Evaluating the efficacy of Casein Kinase 1 Agonists on Medulloblastoma Recurrence

Jezabel Rodriguez-Blanco, Ph.D. Postdoctorate Associate, Molecular Oncology The DeWitt Daughtry Family Department of Surgery

Progress Update: 9/2013-8/2015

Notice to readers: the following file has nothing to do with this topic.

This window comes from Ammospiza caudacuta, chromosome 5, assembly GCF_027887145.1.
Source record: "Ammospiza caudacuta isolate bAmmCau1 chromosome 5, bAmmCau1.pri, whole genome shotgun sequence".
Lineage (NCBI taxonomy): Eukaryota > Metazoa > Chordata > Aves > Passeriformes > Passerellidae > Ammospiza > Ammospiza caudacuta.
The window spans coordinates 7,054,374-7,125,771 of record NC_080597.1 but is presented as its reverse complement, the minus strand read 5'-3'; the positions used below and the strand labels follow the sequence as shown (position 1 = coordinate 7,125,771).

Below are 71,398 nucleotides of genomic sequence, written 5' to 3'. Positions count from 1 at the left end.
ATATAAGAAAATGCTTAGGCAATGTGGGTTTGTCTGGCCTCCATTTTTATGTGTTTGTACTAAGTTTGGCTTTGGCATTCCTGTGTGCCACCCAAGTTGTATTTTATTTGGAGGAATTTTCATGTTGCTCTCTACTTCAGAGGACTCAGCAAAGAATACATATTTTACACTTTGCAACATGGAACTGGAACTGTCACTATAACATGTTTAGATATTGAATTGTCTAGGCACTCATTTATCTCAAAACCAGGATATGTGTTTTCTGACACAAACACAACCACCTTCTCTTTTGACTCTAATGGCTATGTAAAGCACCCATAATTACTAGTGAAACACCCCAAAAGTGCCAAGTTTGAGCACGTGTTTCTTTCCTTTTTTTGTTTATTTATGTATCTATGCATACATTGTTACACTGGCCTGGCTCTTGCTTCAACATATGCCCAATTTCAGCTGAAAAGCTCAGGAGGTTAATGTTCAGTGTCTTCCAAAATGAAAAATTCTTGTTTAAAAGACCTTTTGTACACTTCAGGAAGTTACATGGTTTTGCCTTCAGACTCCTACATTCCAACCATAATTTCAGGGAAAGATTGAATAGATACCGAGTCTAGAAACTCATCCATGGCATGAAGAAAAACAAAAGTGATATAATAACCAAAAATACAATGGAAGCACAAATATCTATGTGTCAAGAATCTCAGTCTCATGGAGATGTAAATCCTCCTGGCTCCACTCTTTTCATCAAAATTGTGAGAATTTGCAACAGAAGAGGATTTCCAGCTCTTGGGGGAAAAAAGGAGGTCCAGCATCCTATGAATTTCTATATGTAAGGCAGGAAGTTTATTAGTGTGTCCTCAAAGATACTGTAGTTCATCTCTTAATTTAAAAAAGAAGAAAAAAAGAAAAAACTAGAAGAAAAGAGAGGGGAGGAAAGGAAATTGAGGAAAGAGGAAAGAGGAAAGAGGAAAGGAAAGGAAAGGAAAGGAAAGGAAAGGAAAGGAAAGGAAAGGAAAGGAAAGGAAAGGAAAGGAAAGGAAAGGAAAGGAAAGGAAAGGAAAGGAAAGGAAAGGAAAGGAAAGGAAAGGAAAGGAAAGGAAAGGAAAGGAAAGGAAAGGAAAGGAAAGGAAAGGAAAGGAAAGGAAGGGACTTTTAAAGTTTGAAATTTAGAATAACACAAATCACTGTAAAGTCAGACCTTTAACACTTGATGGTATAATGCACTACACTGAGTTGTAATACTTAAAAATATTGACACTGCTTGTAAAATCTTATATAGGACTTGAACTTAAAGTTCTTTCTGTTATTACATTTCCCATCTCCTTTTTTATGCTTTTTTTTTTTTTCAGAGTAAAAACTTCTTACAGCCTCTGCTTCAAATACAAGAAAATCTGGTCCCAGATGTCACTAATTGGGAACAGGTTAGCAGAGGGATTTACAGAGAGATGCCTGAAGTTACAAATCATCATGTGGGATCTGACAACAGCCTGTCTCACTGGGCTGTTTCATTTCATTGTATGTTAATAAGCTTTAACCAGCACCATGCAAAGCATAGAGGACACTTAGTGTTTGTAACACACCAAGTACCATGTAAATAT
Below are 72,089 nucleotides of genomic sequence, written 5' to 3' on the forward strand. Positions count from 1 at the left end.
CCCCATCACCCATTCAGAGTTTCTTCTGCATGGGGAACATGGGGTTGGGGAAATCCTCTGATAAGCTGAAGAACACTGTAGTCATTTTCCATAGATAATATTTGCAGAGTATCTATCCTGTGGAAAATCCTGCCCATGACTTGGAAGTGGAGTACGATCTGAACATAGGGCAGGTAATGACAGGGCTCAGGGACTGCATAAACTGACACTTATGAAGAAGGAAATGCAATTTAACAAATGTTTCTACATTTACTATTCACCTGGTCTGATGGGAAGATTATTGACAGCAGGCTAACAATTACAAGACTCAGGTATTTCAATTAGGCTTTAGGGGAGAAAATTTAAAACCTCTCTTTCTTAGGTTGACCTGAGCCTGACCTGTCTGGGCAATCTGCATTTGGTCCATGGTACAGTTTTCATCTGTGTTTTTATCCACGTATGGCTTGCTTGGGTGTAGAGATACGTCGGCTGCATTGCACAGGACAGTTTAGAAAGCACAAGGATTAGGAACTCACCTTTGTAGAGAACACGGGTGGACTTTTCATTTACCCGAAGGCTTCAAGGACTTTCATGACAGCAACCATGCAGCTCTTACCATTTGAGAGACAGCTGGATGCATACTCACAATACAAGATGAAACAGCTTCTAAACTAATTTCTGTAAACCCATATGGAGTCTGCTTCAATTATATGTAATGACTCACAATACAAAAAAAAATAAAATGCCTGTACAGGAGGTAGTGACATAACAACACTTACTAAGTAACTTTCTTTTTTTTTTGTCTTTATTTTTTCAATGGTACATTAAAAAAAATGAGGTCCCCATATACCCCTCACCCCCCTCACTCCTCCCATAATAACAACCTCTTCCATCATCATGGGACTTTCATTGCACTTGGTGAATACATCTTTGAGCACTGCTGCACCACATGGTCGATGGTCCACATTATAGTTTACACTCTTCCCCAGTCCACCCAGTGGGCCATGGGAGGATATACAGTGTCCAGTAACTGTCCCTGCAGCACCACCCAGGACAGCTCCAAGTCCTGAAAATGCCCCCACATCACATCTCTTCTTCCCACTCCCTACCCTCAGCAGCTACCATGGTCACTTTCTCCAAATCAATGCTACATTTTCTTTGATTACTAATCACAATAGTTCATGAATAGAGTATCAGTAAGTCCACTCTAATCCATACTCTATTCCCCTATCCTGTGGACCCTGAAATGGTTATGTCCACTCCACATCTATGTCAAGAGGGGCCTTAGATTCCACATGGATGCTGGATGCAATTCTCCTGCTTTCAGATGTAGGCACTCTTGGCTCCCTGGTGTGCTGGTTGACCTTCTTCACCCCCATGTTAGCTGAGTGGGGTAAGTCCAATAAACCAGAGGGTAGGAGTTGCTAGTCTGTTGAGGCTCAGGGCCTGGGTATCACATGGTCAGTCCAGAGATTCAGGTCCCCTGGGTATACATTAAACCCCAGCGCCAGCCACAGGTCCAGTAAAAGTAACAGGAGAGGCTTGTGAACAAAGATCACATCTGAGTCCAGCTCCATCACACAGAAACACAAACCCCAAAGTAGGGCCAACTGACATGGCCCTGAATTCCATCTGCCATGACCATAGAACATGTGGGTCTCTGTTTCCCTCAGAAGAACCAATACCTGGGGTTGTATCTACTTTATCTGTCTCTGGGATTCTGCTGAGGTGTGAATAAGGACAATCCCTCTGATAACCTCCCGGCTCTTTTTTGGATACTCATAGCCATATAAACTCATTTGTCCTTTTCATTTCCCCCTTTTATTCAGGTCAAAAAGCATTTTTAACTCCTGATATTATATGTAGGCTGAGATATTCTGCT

Medulloblastoma (MB) is a highly malignant brain tumor affecting predominantly children. MB arises from granular progenitors that after cerebella development do not respond to cellular cues to stop functioning, resulting in them becoming cancer stem/progenitor cells (CSC) that drive tumor progression. Such CSCs are thought to be resistant to most conventional chemotherapies, and thus ultimately become the source of tumor relapse. MB CSCs harbor activated developmental signaling pathways, and two of these are also involved in more than 45 % of MBs: Hedgehog (HH) and Wingless (WNT). Recently, a large number of HH-inhibitors, mostly those targeting the pivotal component Smoothened (SMO), have been developed for MB treatment. Unfortunately, clinical trials of one of these SMO inhibitors, vismodegib, also revealed a rapid selection for vismodegib resistant cells and aggressive relapses likely driven by CSCs. Our work is focused on finding alternative targets to SMO for MB CSCs eradication. We are using a genetic mouse model that spontaneously develops MB (PTCH1+/- p53-/- ). CSCs isolated from such mice were previously shown to harbor both activated HH and WNT signaling pathways. We have isolated these CSCs and now show that when grown in culture they elaborate neuronal stem cells markers and can differentiate into multiple neuronal lineages. Further, they exhibit the capacity to self renew, as well as the ability to form new tumors when injected into immunocompromised mice. These CSCs were treated with an agonist to Casein Kinase1a (CK1a), a shared component of both the WNT and HH signaling pathways. The effect of this inhibitor on CSC cells attenuated progenitor cell proliferation, as well as their survival and self-renewal in vitro, and their ability to form new tumors in vivo. The encouraging effect of this class of small-molecule inhibitor of the HH and WNT signaling path-ways on MB CSCs, suggests they it may function as an alternative to SMO inhibitors for which clinically relevant mechanisms of resistance have already emerged!

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